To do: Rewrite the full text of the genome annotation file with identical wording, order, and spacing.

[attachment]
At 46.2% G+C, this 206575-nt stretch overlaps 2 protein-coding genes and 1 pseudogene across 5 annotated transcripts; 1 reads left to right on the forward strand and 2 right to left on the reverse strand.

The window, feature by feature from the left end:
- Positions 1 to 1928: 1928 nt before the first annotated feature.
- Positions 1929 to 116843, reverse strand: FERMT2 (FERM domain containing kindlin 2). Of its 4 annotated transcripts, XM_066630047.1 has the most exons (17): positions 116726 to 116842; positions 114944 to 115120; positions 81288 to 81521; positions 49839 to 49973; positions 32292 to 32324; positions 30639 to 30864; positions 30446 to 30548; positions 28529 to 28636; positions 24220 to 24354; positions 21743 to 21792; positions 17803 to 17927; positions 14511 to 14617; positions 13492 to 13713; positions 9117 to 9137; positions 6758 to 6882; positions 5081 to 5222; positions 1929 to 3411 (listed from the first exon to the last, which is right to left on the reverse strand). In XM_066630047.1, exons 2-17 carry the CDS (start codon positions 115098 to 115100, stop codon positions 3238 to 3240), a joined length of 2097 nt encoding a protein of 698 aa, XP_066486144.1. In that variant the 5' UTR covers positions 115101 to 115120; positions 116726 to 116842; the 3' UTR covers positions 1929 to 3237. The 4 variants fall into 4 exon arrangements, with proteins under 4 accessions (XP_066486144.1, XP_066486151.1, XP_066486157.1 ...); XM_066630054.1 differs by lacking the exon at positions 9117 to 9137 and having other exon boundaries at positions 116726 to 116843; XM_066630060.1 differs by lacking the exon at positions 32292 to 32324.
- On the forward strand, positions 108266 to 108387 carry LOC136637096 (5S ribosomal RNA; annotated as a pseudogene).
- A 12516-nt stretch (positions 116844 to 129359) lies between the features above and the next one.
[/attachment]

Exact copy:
At 46.2% G+C, this 206575-nt stretch overlaps 2 protein-coding genes and 1 pseudogene across 5 annotated transcripts; 1 reads left to right on the forward strand and 2 right to left on the reverse strand.

The window, feature by feature from the left end:
- Positions 1 to 1928: 1928 nt before the first annotated feature.
- Positions 1929 to 116843, reverse strand: FERMT2 (FERM domain containing kindlin 2). Of its 4 annotated transcripts, XM_066630047.1 has the most exons (17): positions 116726 to 116842; positions 114944 to 115120; positions 81288 to 81521; positions 49839 to 49973; positions 32292 to 32324; positions 30639 to 30864; positions 30446 to 30548; positions 28529 to 28636; positions 24220 to 24354; positions 21743 to 21792; positions 17803 to 17927; positions 14511 to 14617; positions 13492 to 13713; positions 9117 to 9137; positions 6758 to 6882; positions 5081 to 5222; positions 1929 to 3411 (listed from the first exon to the last, which is right to left on the reverse strand). In XM_066630047.1, exons 2-17 carry the CDS (start codon positions 115098 to 115100, stop codon positions 3238 to 3240), a joined length of 2097 nt encoding a protein of 698 aa, XP_066486144.1. In that variant the 5' UTR covers positions 115101 to 115120; positions 116726 to 116842; the 3' UTR covers positions 1929 to 3237. The 4 variants fall into 4 exon arrangements, with proteins under 4 accessions (XP_066486144.1, XP_066486151.1, XP_066486157.1 ...); XM_066630054.1 differs by lacking the exon at positions 9117 to 9137 and having other exon boundaries at positions 116726 to 116843; XM_066630060.1 differs by lacking the exon at positions 32292 to 32324.
- On the forward strand, positions 108266 to 108387 carry LOC136637096 (5S ribosomal RNA; annotated as a pseudogene).
- A 12516-nt stretch (positions 116844 to 129359) lies between the features above and the next one.